Every town needs a remakery

Us RUDE Guys strongly agree with Sophie. And repair skills whilst appreciated by the minority are not embraced by the majority. Why repair when you can buy something new is what we hear most of the time. Oftentimes people have not thought out why repair is of value but when it is explained to them, a light usually goes on.

We are having our first repair event in our local town on the 8th April, 2017. You can find out more on our Facebook open group @menditmelton

The Earthbound Report

The Edinburgh Remakery is a social enterprise that teaches repair. The shop sells refurbished computers and furniture, and hosts workshops where people can come along and learn how to repair their own things. There’s a big vision behind it: “we want to generate a repair revolution. This means changing the way people use and dispose of resources, encouraging manufacturers to build things to last and to be fixable, and making sure the facilities are in place to allow people to repair and reuse.”

The Remakery was founded by Sophie Unwin, after spending a year in Nepal. There she saw a culture of repair and stewardship that was absent in our own throwaway society – but it used to be there. Previous generations knew how to fix things. This generation just needs some re-skilling, access to the tools to do it, and some encouragement to give it a go. It’s…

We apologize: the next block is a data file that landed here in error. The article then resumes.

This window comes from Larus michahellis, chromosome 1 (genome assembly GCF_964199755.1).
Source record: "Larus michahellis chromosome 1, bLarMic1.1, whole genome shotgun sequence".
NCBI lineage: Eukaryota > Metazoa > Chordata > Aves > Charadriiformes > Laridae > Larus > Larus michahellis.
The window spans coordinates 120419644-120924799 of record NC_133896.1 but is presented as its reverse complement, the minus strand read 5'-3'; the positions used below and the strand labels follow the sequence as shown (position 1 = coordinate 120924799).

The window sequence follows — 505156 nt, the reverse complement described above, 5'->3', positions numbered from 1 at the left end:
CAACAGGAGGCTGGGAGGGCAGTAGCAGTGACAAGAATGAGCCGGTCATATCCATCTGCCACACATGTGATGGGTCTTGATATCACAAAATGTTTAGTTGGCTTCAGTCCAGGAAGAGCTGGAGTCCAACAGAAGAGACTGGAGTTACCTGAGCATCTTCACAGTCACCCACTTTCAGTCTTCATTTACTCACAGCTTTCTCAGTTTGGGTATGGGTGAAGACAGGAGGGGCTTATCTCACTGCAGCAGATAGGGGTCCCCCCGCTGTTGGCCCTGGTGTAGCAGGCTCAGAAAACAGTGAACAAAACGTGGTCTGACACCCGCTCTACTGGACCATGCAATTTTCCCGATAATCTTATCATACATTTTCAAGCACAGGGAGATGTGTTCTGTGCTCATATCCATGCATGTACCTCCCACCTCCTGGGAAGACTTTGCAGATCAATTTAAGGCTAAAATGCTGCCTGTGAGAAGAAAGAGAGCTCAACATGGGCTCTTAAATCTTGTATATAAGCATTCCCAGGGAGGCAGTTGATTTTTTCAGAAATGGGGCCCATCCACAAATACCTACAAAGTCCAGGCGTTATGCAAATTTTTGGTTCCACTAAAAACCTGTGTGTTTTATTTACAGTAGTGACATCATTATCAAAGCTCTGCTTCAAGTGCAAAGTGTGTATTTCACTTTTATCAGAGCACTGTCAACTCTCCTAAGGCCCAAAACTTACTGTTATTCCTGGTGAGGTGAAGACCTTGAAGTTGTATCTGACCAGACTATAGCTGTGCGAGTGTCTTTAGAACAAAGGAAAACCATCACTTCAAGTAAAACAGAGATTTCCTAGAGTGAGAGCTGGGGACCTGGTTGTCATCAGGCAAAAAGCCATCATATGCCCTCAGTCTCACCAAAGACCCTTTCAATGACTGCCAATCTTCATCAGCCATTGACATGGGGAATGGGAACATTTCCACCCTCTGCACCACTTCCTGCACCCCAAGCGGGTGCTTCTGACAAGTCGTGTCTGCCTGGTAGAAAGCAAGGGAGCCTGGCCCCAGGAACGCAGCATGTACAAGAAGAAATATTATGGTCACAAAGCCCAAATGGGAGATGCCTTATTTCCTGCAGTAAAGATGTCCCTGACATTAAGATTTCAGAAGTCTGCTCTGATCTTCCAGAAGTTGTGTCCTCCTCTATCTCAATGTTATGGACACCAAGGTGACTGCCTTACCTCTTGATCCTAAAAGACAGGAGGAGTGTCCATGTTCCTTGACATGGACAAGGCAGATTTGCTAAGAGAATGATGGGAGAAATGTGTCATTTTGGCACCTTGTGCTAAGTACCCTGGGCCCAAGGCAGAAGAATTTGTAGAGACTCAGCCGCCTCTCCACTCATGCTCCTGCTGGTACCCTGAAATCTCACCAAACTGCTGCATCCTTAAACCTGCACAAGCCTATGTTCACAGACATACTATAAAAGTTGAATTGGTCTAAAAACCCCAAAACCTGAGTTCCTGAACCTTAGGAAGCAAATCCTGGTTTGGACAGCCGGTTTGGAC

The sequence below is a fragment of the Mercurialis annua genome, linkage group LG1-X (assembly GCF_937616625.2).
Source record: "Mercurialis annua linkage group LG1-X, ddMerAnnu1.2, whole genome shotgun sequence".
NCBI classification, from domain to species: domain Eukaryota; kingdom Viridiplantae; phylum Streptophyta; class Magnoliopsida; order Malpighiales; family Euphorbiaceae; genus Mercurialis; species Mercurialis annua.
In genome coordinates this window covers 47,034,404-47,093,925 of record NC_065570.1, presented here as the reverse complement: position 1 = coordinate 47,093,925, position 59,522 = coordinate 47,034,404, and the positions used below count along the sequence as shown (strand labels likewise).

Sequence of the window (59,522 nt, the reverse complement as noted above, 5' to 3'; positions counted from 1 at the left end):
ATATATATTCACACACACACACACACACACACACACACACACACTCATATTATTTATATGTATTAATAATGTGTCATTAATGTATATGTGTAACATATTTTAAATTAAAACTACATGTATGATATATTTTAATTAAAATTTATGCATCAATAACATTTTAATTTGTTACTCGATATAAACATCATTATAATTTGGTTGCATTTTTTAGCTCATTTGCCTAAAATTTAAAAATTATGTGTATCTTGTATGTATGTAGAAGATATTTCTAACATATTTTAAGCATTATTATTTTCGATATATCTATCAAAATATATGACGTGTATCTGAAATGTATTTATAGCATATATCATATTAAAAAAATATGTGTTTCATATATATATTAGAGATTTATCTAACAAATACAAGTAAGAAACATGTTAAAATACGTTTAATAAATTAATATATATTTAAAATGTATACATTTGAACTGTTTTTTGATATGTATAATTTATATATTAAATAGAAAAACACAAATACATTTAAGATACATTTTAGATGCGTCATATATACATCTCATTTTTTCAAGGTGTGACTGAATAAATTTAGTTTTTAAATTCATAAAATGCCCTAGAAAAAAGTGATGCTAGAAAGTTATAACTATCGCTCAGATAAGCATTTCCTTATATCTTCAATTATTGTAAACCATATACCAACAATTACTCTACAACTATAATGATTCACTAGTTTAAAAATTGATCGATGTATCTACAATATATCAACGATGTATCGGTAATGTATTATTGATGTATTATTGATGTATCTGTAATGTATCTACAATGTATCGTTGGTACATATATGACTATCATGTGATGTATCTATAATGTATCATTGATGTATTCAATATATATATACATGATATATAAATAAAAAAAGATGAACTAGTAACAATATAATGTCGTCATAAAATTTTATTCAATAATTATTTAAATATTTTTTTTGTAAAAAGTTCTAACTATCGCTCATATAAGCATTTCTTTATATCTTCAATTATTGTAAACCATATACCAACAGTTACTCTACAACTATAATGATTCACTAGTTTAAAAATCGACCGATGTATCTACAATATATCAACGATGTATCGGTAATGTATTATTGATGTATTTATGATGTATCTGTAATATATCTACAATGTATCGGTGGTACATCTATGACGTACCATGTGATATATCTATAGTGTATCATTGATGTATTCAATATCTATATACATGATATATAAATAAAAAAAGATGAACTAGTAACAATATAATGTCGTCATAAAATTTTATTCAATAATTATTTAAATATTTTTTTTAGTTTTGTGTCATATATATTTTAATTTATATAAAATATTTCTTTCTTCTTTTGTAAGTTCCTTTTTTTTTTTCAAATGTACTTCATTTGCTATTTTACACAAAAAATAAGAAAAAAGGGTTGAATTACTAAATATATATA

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6 thoughts on “Every town needs a remakery

  1. This is absolutely fantastic Karen. I dream of having something like this around here. However there is so much difficulty with the profit making motive and beaurocracy that it seems virtually impossible to do without forming a cooperative of like minded people who would donate their time and skills to keep it going. Perhaps this lady just makes enough profit to keep it going. Otherwise, how would she manage to live?

    Liked by 1 person

    • My understanding is that the Makery in Edinburgh is a NFP. There would be paid staff. They sell upcycled goods [and you know how much some NFPs are charging for them!]. Also it runs courses and would charge fees. I am not sure about volunteers.


  2. I wish you luck with your Mend it Melton initiative. Tiny steps but it’s look good. I love the idea of the Op Shop because it is right there at the source of the “stuff”. You two work so hard for intangible rewards. Well, intangible to the philistines.

    Liked by 1 person

    • Thanks as always for your comments Jacqui. Yes, Mend It, Melton is going to need some good luck wishes until it gains momentum.

      It’s wonderful that our local Uniting Church is offering up its room upstairs in its brand new Charity Shop.

      This room can accommodate a hundred people and has a commercial kitchen too! We hope in time the charity will get the connection between stuff it gets donated and MIM’s mission of mending, repair and fixing. Such synergies yet to be realised.


    • I guess time will tell. And yes, let’s hope it remains viable. It’s sad for RUDE Girl to read about the secondhand market that is closing in Singapore. Thank you for your comment Agy.


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